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This course is a gateway to learning software version control (SVC), process management, and collaboration techniques. Author Michael Lehman reviews the history of version control and demonstrates the fundamental concepts: check-in/checkout, forking, merging, commits, and distribution. The choice of an SVC system is critical to effectively managing and versioning the assets in a software development project (from source code, images, and compiled binaries to installation packages), so the course also surveys the solutions available. Michael examines Git, Perforce, Subversion, Mercurial, and Microsoft Team Foundation Server (TFS) in particular, describing the appropriate use, features, benefits, and optimal group size for each one.
Once you've got your files in, and you can get your files out, the typical workflow when using any Version Control System looks like this in your repository. At Time 1, you can see that there's a file in your repository that contains A, B, and C. Let's say you check it out and then you delete B and you add D. Now when you save your files back into the repository, use a command that's called commit, check in, or update. When you command the Version Control System to save your updated file, it will ask you for a short description of the changes you've made.
This is oftentimes called a commit message, and this is a crucial part of the history of tracking information. The system will store the differences between the two different versions of the file, and you supply the reason. In some systems you can supply a single line, and in some systems you can actually supply not only a single line which is used in short displays, you can also provide an entire document that describes what it is. Reference bugs that are fixed by this have hyperlinks to websites that have appropriate references and so forth.
Once you've added a file to Version Control and made a change and checked it back in, your Version Control System can now show you the history of that file. So, we can see here we have the file here at T1 with our initial commit, then we have two versions of file, and we add D, and now three versions of the file when we deleted B, and four versions of the file when we add E. Each item in the history will show you not only what is changed between one version and the other, it will also show you who made the changes, and what that person said about those changes. In this case, initial commit, adding D, deleting B, and so forth.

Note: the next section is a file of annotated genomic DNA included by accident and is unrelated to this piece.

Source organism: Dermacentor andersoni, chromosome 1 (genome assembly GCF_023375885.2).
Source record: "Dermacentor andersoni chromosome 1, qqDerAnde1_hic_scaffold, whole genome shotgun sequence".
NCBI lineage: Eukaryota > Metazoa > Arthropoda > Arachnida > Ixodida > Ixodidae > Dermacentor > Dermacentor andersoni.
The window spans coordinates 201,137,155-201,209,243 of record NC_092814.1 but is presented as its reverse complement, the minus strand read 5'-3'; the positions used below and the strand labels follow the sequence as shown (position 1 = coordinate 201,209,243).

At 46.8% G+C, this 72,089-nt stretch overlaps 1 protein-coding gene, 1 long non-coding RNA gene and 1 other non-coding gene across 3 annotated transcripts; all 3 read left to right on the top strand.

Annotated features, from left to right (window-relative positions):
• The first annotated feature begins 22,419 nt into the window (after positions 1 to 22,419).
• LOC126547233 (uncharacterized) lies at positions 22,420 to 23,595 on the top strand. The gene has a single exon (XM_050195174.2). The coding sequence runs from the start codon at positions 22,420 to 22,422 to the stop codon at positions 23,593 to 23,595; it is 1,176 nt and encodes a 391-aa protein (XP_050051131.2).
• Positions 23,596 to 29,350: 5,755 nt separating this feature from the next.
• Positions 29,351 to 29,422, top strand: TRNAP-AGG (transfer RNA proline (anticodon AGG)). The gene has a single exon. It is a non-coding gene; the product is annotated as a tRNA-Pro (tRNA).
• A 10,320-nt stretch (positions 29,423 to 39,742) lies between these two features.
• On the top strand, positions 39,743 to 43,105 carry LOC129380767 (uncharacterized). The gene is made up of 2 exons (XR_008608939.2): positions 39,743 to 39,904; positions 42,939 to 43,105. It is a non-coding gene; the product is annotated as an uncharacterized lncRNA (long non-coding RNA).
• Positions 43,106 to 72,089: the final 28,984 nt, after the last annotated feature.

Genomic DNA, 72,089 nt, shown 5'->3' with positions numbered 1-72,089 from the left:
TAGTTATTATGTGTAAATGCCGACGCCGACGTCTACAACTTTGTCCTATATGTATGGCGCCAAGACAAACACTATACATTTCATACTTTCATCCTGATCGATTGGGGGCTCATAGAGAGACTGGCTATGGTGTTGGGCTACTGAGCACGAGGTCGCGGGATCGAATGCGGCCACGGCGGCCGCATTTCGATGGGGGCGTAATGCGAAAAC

It's important when creating commit or check in messages to be as descriptive as possible, because you may come back later and your memory may be a little fuzzy as to what you changed, or when you're working on a team, someone else may be reading your commit message and want to learn to understand what you did. Many systems allow you to create a one-line short commit message, and in certain systems, you can also create a longer descriptive message in which you can be more detailed in terms of what you've actually changed. You can add hyperlinks, you can add references to documents, you can add references to bug numbers.
When you're using the Command Line tools, you can only add the short version, or if you leave the short version text off, the Command Line version of the tools will open up in the editor to allow you to put in both the short version, and the subsequent long version on subsequent lines. If you think back to our demo when I typed in git commit -a -m and then put that string in quotes, if you leave the string off, it will open up an editor, showing you the information about what files have changed, and allowing you to enter in both the short and the long version, keeping track of the changes, automatically backing up your files, recording why something was changed, and who changed it is the essence of Version Control.
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